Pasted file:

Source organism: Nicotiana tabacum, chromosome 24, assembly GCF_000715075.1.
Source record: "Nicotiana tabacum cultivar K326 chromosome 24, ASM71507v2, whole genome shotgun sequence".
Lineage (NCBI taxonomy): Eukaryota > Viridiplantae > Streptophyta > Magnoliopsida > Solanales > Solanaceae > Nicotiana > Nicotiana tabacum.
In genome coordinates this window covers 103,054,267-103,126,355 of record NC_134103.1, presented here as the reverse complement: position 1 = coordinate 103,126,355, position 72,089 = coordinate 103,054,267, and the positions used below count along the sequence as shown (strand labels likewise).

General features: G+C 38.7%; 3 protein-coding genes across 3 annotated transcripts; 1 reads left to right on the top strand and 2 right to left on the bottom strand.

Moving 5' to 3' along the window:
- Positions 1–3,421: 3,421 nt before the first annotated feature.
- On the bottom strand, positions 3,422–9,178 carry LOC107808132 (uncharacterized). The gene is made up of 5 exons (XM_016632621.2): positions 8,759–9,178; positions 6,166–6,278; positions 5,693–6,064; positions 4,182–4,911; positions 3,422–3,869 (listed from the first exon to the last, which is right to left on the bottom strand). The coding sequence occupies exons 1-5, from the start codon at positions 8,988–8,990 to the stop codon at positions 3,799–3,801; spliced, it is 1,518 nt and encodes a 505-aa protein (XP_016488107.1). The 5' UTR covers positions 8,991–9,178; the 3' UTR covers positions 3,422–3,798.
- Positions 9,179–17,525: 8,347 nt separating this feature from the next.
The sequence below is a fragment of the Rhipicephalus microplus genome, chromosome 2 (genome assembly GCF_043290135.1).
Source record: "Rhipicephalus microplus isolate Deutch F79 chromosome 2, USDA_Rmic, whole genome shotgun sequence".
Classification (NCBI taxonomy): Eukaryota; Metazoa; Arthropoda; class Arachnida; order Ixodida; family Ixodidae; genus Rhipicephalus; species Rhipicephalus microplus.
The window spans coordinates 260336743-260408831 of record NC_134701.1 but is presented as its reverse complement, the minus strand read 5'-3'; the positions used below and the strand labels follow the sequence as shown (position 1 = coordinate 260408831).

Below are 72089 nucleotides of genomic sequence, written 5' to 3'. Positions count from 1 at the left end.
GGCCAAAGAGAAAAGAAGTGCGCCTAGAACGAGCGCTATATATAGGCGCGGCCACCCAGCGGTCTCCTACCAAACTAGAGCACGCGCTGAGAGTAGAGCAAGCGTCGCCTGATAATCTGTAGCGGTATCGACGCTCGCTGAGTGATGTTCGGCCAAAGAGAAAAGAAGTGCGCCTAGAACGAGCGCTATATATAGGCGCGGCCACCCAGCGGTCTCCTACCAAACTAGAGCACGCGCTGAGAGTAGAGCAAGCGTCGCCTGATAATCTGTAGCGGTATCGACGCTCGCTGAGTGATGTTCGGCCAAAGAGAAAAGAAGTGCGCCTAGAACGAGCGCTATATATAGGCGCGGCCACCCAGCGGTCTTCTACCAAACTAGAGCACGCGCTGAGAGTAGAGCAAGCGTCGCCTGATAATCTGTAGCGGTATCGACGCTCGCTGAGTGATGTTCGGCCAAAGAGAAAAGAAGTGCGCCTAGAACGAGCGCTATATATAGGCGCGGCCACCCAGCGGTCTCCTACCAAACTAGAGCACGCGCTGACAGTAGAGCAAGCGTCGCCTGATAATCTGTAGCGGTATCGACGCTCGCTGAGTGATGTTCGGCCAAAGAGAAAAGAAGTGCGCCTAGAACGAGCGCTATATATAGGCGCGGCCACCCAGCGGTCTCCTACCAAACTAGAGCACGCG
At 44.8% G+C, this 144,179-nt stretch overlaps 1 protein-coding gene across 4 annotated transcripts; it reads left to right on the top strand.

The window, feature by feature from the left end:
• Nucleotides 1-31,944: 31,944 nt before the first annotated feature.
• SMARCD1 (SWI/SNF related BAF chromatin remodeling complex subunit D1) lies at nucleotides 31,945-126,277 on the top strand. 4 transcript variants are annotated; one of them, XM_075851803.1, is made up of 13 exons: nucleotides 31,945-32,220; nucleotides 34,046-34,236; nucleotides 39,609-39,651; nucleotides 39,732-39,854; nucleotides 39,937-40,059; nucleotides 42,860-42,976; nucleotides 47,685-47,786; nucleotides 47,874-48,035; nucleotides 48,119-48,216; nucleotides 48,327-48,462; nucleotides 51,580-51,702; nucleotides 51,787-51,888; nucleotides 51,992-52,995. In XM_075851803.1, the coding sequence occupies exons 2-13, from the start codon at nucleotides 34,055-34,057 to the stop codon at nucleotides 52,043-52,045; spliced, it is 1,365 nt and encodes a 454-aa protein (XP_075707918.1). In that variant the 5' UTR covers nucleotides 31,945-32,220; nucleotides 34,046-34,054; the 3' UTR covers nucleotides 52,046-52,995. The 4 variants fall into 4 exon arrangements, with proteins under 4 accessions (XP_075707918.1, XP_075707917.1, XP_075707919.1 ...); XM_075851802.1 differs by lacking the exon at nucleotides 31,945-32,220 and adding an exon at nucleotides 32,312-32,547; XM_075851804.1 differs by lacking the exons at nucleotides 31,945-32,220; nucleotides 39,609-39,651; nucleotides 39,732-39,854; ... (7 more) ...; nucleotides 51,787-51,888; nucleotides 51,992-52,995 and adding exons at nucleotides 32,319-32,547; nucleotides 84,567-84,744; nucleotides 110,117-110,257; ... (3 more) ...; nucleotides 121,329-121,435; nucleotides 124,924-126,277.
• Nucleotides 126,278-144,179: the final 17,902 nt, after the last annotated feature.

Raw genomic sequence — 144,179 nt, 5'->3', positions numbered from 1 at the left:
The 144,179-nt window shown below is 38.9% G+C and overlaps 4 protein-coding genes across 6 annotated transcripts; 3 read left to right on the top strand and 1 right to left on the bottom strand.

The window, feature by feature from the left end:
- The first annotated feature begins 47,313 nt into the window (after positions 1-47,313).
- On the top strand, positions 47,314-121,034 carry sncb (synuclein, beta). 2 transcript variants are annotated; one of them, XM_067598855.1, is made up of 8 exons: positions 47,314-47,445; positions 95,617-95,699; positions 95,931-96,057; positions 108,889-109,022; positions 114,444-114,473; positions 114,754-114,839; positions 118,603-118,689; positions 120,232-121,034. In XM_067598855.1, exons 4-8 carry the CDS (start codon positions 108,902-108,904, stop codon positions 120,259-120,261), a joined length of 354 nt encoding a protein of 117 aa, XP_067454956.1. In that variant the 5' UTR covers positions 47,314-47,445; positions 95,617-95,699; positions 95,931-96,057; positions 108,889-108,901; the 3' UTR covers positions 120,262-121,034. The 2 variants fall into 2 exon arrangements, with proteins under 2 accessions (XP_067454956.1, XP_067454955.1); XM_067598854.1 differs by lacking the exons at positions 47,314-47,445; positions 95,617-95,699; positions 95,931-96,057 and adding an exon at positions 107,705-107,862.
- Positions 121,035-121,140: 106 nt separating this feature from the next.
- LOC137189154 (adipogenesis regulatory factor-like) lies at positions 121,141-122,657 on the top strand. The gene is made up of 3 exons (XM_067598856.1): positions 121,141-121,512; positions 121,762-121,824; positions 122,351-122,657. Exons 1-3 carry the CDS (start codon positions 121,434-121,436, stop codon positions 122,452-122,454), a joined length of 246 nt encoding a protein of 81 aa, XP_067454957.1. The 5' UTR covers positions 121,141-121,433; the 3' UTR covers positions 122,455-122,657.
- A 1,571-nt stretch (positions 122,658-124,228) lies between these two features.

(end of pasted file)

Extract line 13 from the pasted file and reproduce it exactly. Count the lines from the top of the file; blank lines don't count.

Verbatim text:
The window spans coordinates 260336743-260408831 of record NC_134701.1 but is presented as its reverse complement, the minus strand read 5'-3'; the positions used below and the strand labels follow the sequence as shown (position 1 = coordinate 260408831).